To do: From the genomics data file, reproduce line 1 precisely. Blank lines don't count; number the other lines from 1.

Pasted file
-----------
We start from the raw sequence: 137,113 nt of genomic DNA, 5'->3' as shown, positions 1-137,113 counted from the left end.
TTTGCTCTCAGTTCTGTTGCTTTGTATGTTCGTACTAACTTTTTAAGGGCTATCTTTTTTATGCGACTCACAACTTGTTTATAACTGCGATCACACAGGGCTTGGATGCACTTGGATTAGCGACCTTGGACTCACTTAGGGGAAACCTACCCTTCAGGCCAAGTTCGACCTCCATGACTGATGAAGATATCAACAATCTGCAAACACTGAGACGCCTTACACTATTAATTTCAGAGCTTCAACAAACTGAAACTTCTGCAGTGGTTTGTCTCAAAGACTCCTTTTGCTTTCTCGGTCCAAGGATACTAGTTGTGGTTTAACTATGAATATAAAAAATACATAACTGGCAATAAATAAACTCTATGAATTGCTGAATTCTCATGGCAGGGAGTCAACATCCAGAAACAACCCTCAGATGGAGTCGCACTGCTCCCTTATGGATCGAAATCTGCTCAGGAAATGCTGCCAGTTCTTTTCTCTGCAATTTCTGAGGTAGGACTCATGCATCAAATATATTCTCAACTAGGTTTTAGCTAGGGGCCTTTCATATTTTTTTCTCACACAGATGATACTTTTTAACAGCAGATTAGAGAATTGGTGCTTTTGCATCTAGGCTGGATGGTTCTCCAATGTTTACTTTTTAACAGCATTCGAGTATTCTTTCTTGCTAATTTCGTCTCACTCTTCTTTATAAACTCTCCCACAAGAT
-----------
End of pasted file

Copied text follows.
We start from the raw sequence: 137,113 nt of genomic DNA, 5'->3' as shown, positions 1-137,113 counted from the left end.